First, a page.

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20th International Hessen Rundfahrt - 2.4
Germany, September 5-9, 2001
5 days, 6 stages, 858.5 km
The Hessen Rundfahrt is another amateur race which has grown over the last years into a very well run and supported 2.4 stage race. Again big crowds at the start and finish of the stages, even though the weather wasn't favourable. It was cold and wet and this part of Europe definitely seems to be moving into autumn.
I went to the Hessen Rundfahrt looking for a stage win and good race kilometres. After a bonus sprint the peloton came out from between the buildings and into the open fields and into cross winds. I had gone with 7 other riders. Five kilometres later 26 other riders who survived the stretch of side winds and echelons joined us. Two teams gave chase but it was to no avail against the leading group of 33 riders. On the first mountain sprint I gave it a nudge. I took the points and after the next two sprints I had secured the mountain jersey which I kept for the rest of the race.
Jan Ullrich was impressive; I couldn't get over how lean he looked and how strong he was. He attacked our group of seven with 30 kilometres to go to win the stage and take the leader's jersey. He held it until he pulled out at the beginning of the second last day, due to a prior commitment to ride the GP Eddy Merckx.
Before the second last stage time trial I was placed second on GC. We went into this stage with six riders separated by only six seconds. There were 3 minutes back to the next group of riders on GC.
I'm not making excuses but my time trial was simply horrible. I lost 2 freakin' minutes when it only should have been around one minute. This made the difference on finishing 2nd or 3rd. Amstel Gold '98 left me with a lower back that doesn't allow me to hold an aerodynamic position on the bike. It goes quite all right in shorter Time Trials but the pain is excruciating when I have to ride 30 km like in Hessen. Every time I curse that day when I get off the bike and I can hardly walk; but it also reminds me of how lucky I am to still be able to ride at all. A little reminder of "c'est la vie".
CSC's Michael Blaudzun took the leader's jersey and his team was in the engine room driving the peloton along during the last stage. Again it was very cold and pissing down with rain. Bjørnar Vestøl received instructions from our Team Director Kim Andersen to get into all of the early attacks as he meant no danger to the Leader's jersey (he lost 36 min on the first day). A Post Swiss Rider and a Team Cologne chap joined him in the 150km long escape.
Bjørnar rode a perfect race and outdid the others with style in the sprint. Our Norwegian colleague took his second win for the year. We were all stoked for him as he has known some happier days with us than he did starting the season with Linda McCartney and finding himself without team nor salary; a bit frightening after making the effort to come down to Leuven (Belgium) to live and invest in his future as a bike rider.
The biggest spectacle of the whole race though must have been when an Agro-Adler rider attacked on a descent - pretty brave so far - with a long sweeping bend. Remember all the rain and wind I told you about? Well, as he went into the bend at an easy 55 km/h, that wind just blew him straight off the road and down the grass embankment he went, at that point he got thrown over the handlebars and into a corn field, with his bike catapulting over him. I wish I could show you some footage of that; it was spectacular but also extremely funny as he looked like a downhill skier going for a mega tumble but instead of ski's he had a bike attached to his feet. I'm quite sure he was all right - I checked with some guys a bit later and they said he was ok - so I feel obliged to give him a standing ovation for such awesome stunt work.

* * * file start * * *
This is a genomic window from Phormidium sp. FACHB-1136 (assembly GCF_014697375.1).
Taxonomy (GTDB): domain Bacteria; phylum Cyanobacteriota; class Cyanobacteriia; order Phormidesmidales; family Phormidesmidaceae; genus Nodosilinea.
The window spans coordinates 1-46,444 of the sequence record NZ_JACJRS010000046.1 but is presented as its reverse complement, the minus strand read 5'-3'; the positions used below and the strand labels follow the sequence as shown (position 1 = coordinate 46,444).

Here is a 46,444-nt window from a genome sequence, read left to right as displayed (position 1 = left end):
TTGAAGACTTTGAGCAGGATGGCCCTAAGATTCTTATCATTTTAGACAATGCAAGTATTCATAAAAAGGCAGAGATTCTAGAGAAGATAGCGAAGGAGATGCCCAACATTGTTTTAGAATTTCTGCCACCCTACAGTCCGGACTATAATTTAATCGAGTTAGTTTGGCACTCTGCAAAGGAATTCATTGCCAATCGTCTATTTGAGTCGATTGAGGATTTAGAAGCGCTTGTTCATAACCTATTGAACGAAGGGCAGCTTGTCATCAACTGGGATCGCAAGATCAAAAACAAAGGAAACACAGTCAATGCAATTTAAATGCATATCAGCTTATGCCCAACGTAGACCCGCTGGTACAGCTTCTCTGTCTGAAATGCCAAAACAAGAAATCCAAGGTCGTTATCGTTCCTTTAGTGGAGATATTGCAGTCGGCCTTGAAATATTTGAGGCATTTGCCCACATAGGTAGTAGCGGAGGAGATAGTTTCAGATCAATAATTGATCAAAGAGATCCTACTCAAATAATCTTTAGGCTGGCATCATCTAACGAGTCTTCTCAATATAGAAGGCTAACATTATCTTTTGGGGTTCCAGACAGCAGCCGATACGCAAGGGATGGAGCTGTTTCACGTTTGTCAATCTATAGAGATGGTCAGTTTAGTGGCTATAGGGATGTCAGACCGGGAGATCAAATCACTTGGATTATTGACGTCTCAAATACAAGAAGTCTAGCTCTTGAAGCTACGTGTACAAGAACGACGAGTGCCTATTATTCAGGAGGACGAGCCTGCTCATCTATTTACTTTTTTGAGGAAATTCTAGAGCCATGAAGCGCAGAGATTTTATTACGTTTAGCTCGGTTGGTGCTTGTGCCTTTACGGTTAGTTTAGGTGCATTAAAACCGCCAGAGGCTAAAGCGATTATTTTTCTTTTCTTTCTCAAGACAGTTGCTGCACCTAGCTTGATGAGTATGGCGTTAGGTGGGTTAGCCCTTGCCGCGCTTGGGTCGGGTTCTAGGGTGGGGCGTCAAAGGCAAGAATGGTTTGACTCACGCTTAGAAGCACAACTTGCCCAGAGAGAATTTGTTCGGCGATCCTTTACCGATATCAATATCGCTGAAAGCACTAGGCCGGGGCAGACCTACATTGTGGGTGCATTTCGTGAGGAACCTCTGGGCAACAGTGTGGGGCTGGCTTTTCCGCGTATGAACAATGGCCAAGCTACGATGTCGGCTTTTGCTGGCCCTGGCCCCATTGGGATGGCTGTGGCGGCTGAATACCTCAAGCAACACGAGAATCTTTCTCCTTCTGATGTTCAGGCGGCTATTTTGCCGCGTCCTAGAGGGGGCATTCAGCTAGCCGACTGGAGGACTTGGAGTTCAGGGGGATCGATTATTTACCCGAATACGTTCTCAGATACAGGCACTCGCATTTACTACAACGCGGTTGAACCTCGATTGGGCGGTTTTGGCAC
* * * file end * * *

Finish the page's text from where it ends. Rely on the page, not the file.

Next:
The second Hollywood wannabe was CSC's director Christian Andersen. He decided to pass the peloton to go up to one of his riders in the lead group. He put two wheels off the road and went onto the wet grass, which put his team car into a spin. He ended up in a field, facing the direction he just came from, with the whole peloton rolling past, watching his fear-struck face behind the steering wheel.
In all I was very pleased with the way the form was coming along; a fifth in General Classification didn't quite reflect the effort made during the race - I know I could have had a podium finish if my TT had been better - but Bjørnar Vestøl's win kept our Team Fakta in that winning streak.
GP Fourmies - 1.1
France, September 16, 2001
I think Jeff Jones has captured the feel of things nicely in his report on the race so I won't say much more about it [Ed: C'mon Scott, tell us what really happened].
The race was wet and cold; not my ideal conditions really but I was relaxed and confident through the whole race. When we came into the local laps, my legs were stiff and cold and I decided to go into an attack in the first lap. It's easier to see the race develop when you're in the front and that way I was keeping warm.
My director Kim informed me on the race radio about the time gap we kept on the peloton. With everybody riding well, doing even turns, I felt confident we would keep the 30-35 sec lead until the finish. Domo's American National Champion, Fred Rodriguez wasn't feeling like helping us much in our effort (read: he did nothing at all); for one because he had the fast legs of World Champion Romans Vainsteins sitting behind and as he said in an interview afterwards; he said he was having a bad day and couldn't do any better.
With 5 km to go we were still hovering at 30-35 sec; it was going to be enough but we couldn't afford to lift the foot off the gas pedal. The last 1.5 km was downhill, with a right hand turn into the straight 450 metres to the line. At the 1 km mark I let Jens Voigt slip onto the wheel in front of me, having the idea that he would lead the sprint out. I also knew that Rodriguez would more than likely choose my wheel. With 300m to go I let Jens take a couple of meters on me, to give myself room to move. At the 200m mark, as the line came into sight, Jens started to sprint and so did I. I gave it everything for the next 12 sec....there was enough time to put the hands in the air....It felt soooo good!